UNK naming recognizes contributions of Warner family

Founders Hall

KEARNEY – University of Nebraska at Kearney’s Founders Hall now will bear the name of two prominent Nebraska state senators – father and son – who played a significant role in the institution’s history.

The name “Jerome and Charles J. Warner Hall,” was approved by the University of Nebraska Board of Regents at its meeting today, and the transition from Founders Hall to Warner Hall begins immediately.

Jerome Warner
Jerome Warner
Charles J. Warner
Charles J. Warner

“By naming Founder’s Hall the Jerome and Charles J. Warner Hall, UNK and the Board of Regents express their gratitude and appreciation to the families of Charles and Jerome Warner for their exemplary service to the University of Nebraska at Kearney and University of Nebraska,” UNK Chancellor Doug Kristensen said in the university’s proposal.

The idea to honor the Warners arose during the year-long “Year of Celebration” at UNK in 2016, during which the university celebrated 111 years as an institution, and 25 years as part of the University of Nebraska. The Warners’ legacies appeared in university research, in documents and presentations throughout the year.

Chancellor Kristensen, in his March 1, 2016, address, “A Century Later: From 111 Ballots to Today,” reminded the audience that it was Charles J. Warner – often referred to as the “grand old man of Nebraska politics” – who in the Nebraska House of Representatives in 1903 led the effort to establish Kearney Normal School.

Charles Warner was a member of the Nebraska House from 1901-1907, then in the Nebraska Senate from 1919-1937, and then the Nebraska Unicameral from 1937-1939, and served as the combined legislature’s first Speaker. He was later elected lieutenant governor four times, serving from 1949 until his death at age 80.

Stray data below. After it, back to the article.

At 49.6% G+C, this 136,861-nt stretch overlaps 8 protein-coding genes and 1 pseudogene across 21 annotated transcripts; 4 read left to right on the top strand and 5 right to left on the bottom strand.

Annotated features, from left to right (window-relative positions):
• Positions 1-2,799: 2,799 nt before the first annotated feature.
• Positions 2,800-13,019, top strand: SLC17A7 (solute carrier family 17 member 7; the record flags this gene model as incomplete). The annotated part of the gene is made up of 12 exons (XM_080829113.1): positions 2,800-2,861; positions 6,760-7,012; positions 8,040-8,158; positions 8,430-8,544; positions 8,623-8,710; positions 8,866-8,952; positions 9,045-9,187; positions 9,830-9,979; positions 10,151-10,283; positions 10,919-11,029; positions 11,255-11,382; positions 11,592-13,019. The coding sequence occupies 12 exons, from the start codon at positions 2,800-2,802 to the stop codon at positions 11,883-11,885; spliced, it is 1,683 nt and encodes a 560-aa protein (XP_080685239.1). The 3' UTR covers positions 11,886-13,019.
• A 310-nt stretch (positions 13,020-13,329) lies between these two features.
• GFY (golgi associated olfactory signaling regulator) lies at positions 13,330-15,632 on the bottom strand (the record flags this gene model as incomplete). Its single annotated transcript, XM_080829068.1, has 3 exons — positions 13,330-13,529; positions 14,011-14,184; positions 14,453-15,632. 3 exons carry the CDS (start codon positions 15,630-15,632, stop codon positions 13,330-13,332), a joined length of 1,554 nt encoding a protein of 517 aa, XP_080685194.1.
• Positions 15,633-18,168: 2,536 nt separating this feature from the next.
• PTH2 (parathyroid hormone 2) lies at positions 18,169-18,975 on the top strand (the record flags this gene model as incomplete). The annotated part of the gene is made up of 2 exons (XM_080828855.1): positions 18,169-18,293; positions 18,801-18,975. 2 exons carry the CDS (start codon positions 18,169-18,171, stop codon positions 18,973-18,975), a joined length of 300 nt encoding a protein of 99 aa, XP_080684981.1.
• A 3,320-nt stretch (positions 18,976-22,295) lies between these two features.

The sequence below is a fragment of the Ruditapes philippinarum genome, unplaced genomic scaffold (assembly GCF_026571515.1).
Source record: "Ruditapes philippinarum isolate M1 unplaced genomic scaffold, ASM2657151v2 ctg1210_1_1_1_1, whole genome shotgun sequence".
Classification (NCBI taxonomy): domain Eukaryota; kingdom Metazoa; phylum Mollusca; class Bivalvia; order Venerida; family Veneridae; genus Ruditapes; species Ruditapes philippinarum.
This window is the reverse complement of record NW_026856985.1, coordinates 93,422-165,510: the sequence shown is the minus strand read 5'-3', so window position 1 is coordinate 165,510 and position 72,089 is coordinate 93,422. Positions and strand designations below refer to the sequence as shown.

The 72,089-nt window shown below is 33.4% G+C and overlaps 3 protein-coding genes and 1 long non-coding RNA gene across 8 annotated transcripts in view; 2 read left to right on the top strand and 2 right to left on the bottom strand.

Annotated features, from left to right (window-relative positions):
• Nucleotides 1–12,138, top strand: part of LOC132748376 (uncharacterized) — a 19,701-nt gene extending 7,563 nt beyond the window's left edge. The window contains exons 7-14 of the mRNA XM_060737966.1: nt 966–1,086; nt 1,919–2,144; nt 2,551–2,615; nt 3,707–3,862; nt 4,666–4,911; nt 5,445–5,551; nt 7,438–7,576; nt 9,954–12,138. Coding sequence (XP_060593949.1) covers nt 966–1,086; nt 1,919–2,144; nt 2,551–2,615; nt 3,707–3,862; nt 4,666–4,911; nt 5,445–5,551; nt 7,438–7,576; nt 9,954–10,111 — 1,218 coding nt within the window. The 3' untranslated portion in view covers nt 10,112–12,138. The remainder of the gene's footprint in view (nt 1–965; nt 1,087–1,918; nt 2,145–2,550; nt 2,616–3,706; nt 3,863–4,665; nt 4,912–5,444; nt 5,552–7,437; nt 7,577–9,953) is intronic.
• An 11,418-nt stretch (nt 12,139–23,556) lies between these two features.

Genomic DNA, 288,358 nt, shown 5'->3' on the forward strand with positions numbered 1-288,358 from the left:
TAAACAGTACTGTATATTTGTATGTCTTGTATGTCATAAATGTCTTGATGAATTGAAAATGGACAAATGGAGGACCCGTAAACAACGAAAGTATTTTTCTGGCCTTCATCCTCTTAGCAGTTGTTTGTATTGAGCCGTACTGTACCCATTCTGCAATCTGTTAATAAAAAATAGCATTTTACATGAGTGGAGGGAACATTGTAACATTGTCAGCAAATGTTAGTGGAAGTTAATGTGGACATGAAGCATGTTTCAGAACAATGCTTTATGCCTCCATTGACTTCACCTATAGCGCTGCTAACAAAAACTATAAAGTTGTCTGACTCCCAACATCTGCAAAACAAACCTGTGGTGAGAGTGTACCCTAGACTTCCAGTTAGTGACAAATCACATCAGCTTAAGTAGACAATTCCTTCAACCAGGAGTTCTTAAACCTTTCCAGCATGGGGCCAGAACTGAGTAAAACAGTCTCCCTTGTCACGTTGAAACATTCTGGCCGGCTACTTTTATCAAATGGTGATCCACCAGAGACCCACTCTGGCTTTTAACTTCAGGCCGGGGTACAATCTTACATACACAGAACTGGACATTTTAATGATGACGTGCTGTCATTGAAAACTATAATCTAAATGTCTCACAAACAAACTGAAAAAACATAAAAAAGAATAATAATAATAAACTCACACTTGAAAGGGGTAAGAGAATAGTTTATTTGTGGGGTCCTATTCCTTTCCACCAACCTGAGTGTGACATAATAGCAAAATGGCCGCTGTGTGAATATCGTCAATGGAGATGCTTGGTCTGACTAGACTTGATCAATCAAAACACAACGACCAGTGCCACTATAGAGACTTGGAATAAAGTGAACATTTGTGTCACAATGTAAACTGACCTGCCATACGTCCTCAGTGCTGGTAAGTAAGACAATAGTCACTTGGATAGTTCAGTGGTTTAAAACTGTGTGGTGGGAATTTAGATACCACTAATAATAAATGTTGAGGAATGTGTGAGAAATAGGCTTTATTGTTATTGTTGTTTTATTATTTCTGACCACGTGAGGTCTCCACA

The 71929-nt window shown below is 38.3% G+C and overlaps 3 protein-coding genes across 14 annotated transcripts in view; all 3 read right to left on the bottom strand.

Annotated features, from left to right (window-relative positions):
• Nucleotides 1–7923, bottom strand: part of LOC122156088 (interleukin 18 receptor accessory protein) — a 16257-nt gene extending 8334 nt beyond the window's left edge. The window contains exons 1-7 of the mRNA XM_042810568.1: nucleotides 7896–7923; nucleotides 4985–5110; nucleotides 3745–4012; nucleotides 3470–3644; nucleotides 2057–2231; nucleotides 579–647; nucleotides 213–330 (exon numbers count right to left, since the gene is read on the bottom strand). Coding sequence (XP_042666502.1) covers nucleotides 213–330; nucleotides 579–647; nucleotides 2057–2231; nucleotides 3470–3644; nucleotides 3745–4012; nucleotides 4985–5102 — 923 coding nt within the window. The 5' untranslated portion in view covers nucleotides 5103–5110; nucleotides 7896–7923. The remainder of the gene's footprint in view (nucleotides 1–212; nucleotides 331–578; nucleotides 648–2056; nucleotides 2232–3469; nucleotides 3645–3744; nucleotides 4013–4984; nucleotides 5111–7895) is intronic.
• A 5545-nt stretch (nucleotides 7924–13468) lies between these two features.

Jerome Warner himself became the next “grand old man,” serving 35 years in elected service as state senator, including as Speaker, and heading committees on Education, Appropriations, and Revenue, and the Executive Board. He led efforts on bills related to state school aid, forming the Department of Administrative Services, limiting property taxes, highway and road funding, development of the biennial budget process, among others. His leadership helped make Kearney State College part of the state university system in 1989.

Charles Warner received the Nebraska Builder Award, the University of Nebraska’s highest non-academic honor, for his contribution to the welfare of the university and the state; and Jerome Warner received the Honorary Degree, Doctor of Humane Letters, from the University of Nebraska Board of Regents.

The building – which houses administration, some business offices, departments of criminal justice, political science, math and social work – was dedicated by Kearney State College in 1978 with “Founders Hall” honoring the memories of the original founding faculty and administration. The Founders Hall dedication plaque will continue to hold a place of honor in Warner Hall.

Upon approval today, the university will begin transitioning to calling Founders Hall, Warner Hall, with the full formal name “Jerome and Charles J. Warner Hall.” Signage will be updated over the summer, with a ceremony to recognize the naming planned the first week of fall semester.


Contact: Todd Gottula, Director of Communications, 308.865.8454, gottulatm@unk.edu